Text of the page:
While there aren’t a great deal of bells and whistles with respect to character creation and extraordinarily polished character animations, Stoked does nail the look and feel of wandering around a mountaintop.  The environments themselves are very enjoyable to look at and clearly represent the most accomplished aspect of the game as a whole.  The controls take a lesson from the intuitive, flexible style introduced by Skate and as such work quite well.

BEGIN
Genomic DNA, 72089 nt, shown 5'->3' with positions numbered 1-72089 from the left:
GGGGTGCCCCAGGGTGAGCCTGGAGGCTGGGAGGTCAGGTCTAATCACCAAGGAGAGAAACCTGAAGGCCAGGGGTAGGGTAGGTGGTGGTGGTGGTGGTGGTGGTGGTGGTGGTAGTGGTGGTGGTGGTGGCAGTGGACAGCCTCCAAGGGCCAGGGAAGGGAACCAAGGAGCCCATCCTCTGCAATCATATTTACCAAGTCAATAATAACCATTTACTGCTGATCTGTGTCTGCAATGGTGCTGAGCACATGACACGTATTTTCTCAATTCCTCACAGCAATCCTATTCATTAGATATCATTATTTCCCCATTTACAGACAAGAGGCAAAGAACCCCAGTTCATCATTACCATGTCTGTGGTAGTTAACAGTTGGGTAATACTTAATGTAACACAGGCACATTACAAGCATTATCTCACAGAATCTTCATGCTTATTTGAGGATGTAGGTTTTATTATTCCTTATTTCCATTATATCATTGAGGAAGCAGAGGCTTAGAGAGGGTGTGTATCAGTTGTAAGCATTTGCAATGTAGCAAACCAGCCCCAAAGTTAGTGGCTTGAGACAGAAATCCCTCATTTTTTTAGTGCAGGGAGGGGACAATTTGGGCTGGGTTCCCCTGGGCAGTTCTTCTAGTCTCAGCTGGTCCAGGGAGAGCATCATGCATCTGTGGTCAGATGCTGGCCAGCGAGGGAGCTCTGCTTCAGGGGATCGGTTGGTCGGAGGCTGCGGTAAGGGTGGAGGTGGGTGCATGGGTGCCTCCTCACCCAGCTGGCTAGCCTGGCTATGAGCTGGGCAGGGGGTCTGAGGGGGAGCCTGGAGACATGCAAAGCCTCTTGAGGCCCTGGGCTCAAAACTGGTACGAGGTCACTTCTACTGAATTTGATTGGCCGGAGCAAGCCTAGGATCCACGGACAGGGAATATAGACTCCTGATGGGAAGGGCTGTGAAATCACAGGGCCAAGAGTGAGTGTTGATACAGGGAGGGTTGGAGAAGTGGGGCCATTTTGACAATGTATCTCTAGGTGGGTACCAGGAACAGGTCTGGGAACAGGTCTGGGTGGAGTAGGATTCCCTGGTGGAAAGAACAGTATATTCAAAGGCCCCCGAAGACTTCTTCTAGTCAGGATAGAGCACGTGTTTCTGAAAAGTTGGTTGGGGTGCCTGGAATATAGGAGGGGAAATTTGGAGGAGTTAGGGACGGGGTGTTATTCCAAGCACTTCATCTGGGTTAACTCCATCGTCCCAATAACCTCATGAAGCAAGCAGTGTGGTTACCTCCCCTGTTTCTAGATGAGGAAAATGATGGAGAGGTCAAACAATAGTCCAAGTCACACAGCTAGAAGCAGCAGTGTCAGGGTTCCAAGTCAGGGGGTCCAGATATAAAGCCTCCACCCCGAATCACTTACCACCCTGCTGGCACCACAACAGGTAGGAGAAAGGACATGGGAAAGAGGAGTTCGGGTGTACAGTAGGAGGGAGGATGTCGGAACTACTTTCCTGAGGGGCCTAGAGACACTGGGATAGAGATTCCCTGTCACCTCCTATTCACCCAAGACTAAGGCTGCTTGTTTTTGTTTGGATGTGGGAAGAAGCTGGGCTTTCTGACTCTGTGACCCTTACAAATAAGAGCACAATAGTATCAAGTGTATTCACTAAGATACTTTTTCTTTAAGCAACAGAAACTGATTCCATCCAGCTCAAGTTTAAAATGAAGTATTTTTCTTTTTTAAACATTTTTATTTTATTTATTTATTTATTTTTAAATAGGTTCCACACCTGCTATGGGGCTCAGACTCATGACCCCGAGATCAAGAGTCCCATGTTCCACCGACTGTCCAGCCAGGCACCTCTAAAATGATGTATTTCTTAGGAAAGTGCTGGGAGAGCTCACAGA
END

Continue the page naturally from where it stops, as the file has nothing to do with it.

However, the overall flow of Stoked, even in this genre where an actual narrative isn’t always welcome, seems a little off.  In considering the first SSX, the final course had a great deal of impact given the amount of freedom it gave the player following the relative structure of the rest of the game.  After several courses requiring the use of set paths and shortcuts, particular locations where the player needed to perform tricks, and the goals of gaining particular medals, the “Untracked” course was a very refreshing way to end, allowing the player to carve their own path down the mountain.  Although largely enjoyable, one of the main problems with Stoked is that it places this freeform, exploratory mode up front.